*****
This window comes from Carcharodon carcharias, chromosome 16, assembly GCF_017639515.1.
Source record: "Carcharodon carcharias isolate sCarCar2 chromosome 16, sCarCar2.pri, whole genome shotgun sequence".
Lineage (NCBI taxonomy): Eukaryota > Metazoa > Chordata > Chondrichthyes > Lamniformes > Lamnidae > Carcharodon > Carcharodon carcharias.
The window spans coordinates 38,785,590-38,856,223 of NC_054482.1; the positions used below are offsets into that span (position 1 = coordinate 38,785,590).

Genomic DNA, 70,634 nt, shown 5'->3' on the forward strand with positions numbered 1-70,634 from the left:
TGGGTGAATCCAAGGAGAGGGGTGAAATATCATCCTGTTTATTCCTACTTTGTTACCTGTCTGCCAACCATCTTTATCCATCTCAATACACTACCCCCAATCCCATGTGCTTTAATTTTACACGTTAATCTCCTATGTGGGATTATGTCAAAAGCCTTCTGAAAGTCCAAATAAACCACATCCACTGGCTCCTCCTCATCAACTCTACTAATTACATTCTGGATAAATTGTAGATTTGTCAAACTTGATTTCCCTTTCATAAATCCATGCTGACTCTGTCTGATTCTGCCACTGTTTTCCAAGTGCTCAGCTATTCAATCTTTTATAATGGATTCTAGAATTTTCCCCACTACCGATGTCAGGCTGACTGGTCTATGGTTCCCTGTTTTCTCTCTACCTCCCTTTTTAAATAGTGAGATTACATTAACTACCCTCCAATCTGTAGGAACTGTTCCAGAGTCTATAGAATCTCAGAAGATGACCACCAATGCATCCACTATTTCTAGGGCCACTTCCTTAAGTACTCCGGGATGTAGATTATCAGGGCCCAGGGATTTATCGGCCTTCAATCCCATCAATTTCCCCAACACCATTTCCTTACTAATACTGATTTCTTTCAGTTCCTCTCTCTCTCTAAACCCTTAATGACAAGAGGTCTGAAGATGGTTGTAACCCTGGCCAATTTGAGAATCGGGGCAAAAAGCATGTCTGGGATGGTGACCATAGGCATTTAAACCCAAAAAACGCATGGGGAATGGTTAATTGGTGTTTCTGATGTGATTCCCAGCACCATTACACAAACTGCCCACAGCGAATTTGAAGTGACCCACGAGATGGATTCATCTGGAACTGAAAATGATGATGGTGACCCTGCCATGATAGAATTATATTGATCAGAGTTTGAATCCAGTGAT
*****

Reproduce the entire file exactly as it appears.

This window comes from Carcharodon carcharias, chromosome 16, assembly GCF_017639515.1.
Source record: "Carcharodon carcharias isolate sCarCar2 chromosome 16, sCarCar2.pri, whole genome shotgun sequence".
Lineage (NCBI taxonomy): Eukaryota > Metazoa > Chordata > Chondrichthyes > Lamniformes > Lamnidae > Carcharodon > Carcharodon carcharias.
The window spans coordinates 38,785,590-38,856,223 of NC_054482.1; the positions used below are offsets into that span (position 1 = coordinate 38,785,590).

Genomic DNA, 70,634 nt, shown 5'->3' on the forward strand with positions numbered 1-70,634 from the left:
TGGGTGAATCCAAGGAGAGGGGTGAAATATCATCCTGTTTATTCCTACTTTGTTACCTGTCTGCCAACCATCTTTATCCATCTCAATACACTACCCCCAATCCCATGTGCTTTAATTTTACACGTTAATCTCCTATGTGGGATTATGTCAAAAGCCTTCTGAAAGTCCAAATAAACCACATCCACTGGCTCCTCCTCATCAACTCTACTAATTACATTCTGGATAAATTGTAGATTTGTCAAACTTGATTTCCCTTTCATAAATCCATGCTGACTCTGTCTGATTCTGCCACTGTTTTCCAAGTGCTCAGCTATTCAATCTTTTATAATGGATTCTAGAATTTTCCCCACTACCGATGTCAGGCTGACTGGTCTATGGTTCCCTGTTTTCTCTCTACCTCCCTTTTTAAATAGTGAGATTACATTAACTACCCTCCAATCTGTAGGAACTGTTCCAGAGTCTATAGAATCTCAGAAGATGACCACCAATGCATCCACTATTTCTAGGGCCACTTCCTTAAGTACTCCGGGATGTAGATTATCAGGGCCCAGGGATTTATCGGCCTTCAATCCCATCAATTTCCCCAACACCATTTCCTTACTAATACTGATTTCTTTCAGTTCCTCTCTCTCTCTAAACCCTTAATGACAAGAGGTCTGAAGATGGTTGTAACCCTGGCCAATTTGAGAATCGGGGCAAAAAGCATGTCTGGGATGGTGACCATAGGCATTTAAACCCAAAAAACGCATGGGGAATGGTTAATTGGTGTTTCTGATGTGATTCCCAGCACCATTACACAAACTGCCCACAGCGAATTTGAAGTGACCCACGAGATGGATTCATCTGGAACTGAAAATGATGATGGTGACCCTGCCATGATAGAATTATATTGATCAGAGTTTGAATCCAGTGAT